By now you’ve most likely heard a lot about climate change — about how it’s bad for the environment, about how wildlife will suffer. But what about human health — is climate change impacting us in any concrete, tangible way?
The answer to that question, according to researchers at the University of California, is yes. There, a team of scientists at the famed university recently presented evidence on the impacts of climate change on health. They analyzed data from Spain and compared the results with the rest of Europe.
The scientists reviewed a report compiled by the World Health Organization called “Climate, Environment and Health Action Plans and Information Systems.”
They found that the effects of climate change on health include: 1) an increase in the impacts of extreme weather events; 2) an increase of the frequency of respiratory diseases due to changes in air quality and pollen distribution; 3) an increase in the incidence of food-borne, zoonotic (animal diseases that can be transmitted to humans) and waterborne diseases; and 4) a change in the distribution of infectious diseases.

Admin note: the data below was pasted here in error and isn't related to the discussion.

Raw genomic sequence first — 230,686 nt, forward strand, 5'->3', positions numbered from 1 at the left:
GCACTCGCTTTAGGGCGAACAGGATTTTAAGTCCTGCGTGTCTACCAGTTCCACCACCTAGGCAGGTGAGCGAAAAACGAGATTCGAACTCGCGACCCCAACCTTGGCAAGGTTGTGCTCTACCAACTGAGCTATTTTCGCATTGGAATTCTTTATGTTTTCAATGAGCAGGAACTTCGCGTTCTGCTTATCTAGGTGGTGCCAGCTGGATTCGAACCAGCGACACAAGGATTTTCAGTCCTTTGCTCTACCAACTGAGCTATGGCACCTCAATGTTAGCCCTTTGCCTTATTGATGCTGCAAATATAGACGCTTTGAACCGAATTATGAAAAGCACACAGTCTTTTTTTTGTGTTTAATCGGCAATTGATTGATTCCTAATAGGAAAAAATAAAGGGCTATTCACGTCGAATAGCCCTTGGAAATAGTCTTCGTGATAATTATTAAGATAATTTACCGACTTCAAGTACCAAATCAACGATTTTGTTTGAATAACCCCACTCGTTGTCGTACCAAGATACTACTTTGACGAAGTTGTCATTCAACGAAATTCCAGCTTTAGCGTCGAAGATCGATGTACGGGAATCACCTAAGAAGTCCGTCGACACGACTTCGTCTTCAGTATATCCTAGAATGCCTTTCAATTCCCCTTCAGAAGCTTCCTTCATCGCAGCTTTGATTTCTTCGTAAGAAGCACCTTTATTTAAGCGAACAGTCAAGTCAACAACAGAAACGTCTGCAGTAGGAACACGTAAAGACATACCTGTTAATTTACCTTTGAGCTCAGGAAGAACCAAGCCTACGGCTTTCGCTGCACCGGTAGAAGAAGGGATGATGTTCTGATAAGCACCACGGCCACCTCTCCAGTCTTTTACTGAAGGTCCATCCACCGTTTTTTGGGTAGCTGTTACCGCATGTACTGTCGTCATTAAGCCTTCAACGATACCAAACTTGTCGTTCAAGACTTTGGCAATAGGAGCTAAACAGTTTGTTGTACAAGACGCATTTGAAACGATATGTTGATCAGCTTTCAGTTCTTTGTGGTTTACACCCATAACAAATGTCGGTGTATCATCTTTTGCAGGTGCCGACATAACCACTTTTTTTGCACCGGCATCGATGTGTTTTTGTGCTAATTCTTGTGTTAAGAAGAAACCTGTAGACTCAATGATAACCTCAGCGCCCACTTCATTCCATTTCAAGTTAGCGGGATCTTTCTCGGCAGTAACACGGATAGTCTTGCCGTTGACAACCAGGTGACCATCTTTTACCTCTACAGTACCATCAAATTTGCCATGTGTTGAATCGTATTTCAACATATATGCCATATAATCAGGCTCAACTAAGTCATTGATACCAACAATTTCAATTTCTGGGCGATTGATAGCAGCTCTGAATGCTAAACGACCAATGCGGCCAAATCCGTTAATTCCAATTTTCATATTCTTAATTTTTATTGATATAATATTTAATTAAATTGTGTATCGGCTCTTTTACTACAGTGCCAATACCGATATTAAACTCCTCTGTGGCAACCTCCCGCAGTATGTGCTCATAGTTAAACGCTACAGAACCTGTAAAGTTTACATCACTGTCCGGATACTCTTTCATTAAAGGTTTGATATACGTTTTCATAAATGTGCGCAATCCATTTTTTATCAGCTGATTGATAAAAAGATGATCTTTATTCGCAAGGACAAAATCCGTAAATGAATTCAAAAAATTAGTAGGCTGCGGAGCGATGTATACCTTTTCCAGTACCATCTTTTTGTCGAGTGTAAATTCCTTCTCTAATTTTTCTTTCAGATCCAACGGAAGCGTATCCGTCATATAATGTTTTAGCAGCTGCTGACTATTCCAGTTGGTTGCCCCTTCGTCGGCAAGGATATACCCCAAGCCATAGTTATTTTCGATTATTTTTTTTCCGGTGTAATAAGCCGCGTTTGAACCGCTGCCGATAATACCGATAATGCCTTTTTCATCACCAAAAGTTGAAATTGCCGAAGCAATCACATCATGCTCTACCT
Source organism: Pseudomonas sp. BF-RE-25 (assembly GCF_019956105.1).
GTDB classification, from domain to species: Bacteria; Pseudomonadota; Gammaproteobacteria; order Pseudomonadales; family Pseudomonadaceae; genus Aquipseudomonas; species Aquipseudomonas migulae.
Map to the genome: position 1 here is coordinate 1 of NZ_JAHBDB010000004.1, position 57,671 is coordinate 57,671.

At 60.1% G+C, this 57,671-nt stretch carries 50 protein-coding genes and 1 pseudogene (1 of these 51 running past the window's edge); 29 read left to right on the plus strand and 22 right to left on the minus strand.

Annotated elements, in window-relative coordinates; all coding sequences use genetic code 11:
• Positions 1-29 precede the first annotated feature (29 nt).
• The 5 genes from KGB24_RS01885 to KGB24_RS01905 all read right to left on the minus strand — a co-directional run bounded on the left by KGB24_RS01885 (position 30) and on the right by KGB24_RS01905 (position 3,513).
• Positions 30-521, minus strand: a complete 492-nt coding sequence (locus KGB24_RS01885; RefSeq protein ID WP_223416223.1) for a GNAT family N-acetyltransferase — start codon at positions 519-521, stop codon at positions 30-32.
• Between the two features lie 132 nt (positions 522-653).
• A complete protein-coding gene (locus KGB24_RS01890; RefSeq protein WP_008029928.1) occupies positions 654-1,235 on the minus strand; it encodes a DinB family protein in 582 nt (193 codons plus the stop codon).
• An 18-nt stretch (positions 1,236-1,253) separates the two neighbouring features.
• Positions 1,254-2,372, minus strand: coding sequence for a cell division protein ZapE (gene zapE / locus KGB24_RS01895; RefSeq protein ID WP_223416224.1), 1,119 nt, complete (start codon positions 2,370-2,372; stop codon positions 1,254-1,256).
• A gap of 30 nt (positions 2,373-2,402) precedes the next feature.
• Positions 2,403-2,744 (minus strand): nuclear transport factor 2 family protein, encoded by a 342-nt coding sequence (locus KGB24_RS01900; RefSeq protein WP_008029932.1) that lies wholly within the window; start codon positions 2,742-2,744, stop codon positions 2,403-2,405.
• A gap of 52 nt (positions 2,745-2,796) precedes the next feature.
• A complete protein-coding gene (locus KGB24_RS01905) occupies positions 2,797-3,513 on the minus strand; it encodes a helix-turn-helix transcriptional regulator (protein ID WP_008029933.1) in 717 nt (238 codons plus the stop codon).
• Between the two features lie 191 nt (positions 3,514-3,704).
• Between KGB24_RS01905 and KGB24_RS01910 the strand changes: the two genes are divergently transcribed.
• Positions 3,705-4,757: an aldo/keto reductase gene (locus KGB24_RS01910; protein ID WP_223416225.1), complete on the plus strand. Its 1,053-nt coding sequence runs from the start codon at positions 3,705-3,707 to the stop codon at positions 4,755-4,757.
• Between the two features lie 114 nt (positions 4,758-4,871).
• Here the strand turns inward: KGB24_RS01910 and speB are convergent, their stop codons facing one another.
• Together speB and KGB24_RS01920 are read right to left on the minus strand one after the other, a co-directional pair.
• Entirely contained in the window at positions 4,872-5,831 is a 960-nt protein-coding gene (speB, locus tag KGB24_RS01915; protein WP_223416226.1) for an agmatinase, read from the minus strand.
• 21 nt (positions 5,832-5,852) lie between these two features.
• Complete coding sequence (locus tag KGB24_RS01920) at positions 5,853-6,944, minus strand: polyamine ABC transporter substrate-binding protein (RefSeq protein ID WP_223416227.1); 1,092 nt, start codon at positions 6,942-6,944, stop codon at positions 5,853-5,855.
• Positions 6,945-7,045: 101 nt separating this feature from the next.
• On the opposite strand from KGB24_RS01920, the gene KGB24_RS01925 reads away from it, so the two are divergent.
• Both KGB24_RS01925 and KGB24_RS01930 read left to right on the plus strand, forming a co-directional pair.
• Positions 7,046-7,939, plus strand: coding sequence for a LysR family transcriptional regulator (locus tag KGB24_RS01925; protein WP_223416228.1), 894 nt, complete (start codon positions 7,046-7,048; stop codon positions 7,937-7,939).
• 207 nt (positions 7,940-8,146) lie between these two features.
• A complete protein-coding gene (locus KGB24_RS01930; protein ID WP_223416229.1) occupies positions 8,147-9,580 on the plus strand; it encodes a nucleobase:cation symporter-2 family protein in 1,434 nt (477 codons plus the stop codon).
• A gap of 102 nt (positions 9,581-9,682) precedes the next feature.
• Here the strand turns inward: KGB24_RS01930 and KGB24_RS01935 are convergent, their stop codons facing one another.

They also recorded that the morbidity and mortality rate in Spain due to heat waves will most likely increase.
Spain is one of the first European countries to have developed a climate change adaptation plan and that’s one of the reasons the scientists decided to focus their analysis on the country. This plan provides a framework for coordination among public institutions on activities to evaluate the impacts of climate change, as well as vulnerability and adaptation to this environmental problem.
For those of us living in Canada or the U.S., the research team suggests that protecting human health can and should begin with policy changes enacted by government. Policy options to reduce the impacts of climate change on health include: 1) integrating health in all policies, strategies and interventions to lessen the impact of, and adapt to, climate change; 2) strengthening health systems and public health systems to improve their ability to prevent, prepare and respond to the impacts of climate change; 3) raising awareness among everyone to promote the co-benefits to health of climate-change reduction strategies; and 4) promoting research, technological development, data sharing and information exchange across business, state and country.
Climate change is a phenomenon that can have a real impact on your health and well-being. Playing a small part to reduce the negative effects of climate change can benefit both the environment and the personal health and safety of you and your family.